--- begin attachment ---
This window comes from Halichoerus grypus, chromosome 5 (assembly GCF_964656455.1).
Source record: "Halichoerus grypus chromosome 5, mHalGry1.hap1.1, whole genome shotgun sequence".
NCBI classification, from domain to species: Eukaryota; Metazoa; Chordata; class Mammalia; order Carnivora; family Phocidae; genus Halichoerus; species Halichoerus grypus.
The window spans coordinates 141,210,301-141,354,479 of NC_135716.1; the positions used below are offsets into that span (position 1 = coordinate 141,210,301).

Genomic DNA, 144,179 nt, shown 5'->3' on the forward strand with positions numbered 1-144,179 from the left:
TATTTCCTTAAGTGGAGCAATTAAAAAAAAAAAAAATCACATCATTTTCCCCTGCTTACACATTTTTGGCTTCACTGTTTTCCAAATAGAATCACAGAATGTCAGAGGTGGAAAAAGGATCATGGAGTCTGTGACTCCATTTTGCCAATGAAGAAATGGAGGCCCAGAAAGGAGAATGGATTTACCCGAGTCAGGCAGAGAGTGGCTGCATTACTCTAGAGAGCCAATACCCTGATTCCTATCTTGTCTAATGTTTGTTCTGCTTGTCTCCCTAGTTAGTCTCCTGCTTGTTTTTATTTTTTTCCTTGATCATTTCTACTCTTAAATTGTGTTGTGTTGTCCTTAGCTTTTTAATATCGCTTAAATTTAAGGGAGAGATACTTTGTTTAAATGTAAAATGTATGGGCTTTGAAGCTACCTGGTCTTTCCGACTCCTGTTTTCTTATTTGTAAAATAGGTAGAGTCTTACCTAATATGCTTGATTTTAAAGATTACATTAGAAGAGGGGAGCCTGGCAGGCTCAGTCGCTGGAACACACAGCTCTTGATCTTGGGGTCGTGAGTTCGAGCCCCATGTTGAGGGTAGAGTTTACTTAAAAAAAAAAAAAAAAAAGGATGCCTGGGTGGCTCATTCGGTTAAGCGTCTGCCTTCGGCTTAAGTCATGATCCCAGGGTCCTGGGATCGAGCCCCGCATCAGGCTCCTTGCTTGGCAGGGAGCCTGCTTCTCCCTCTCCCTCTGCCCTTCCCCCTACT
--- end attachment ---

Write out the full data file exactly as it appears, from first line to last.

This window comes from Halichoerus grypus, chromosome 5 (assembly GCF_964656455.1).
Source record: "Halichoerus grypus chromosome 5, mHalGry1.hap1.1, whole genome shotgun sequence".
NCBI classification, from domain to species: Eukaryota; Metazoa; Chordata; class Mammalia; order Carnivora; family Phocidae; genus Halichoerus; species Halichoerus grypus.
The window spans coordinates 141,210,301-141,354,479 of NC_135716.1; the positions used below are offsets into that span (position 1 = coordinate 141,210,301).

Genomic DNA, 144,179 nt, shown 5'->3' on the forward strand with positions numbered 1-144,179 from the left:
TATTTCCTTAAGTGGAGCAATTAAAAAAAAAAAAAATCACATCATTTTCCCCTGCTTACACATTTTTGGCTTCACTGTTTTCCAAATAGAATCACAGAATGTCAGAGGTGGAAAAAGGATCATGGAGTCTGTGACTCCATTTTGCCAATGAAGAAATGGAGGCCCAGAAAGGAGAATGGATTTACCCGAGTCAGGCAGAGAGTGGCTGCATTACTCTAGAGAGCCAATACCCTGATTCCTATCTTGTCTAATGTTTGTTCTGCTTGTCTCCCTAGTTAGTCTCCTGCTTGTTTTTATTTTTTTCCTTGATCATTTCTACTCTTAAATTGTGTTGTGTTGTCCTTAGCTTTTTAATATCGCTTAAATTTAAGGGAGAGATACTTTGTTTAAATGTAAAATGTATGGGCTTTGAAGCTACCTGGTCTTTCCGACTCCTGTTTTCTTATTTGTAAAATAGGTAGAGTCTTACCTAATATGCTTGATTTTAAAGATTACATTAGAAGAGGGGAGCCTGGCAGGCTCAGTCGCTGGAACACACAGCTCTTGATCTTGGGGTCGTGAGTTCGAGCCCCATGTTGAGGGTAGAGTTTACTTAAAAAAAAAAAAAAAAAAGGATGCCTGGGTGGCTCATTCGGTTAAGCGTCTGCCTTCGGCTTAAGTCATGATCCCAGGGTCCTGGGATCGAGCCCCGCATCAGGCTCCTTGCTTGGCAGGGAGCCTGCTTCTCCCTCTCCCTCTGCCCTTCCCCCTACT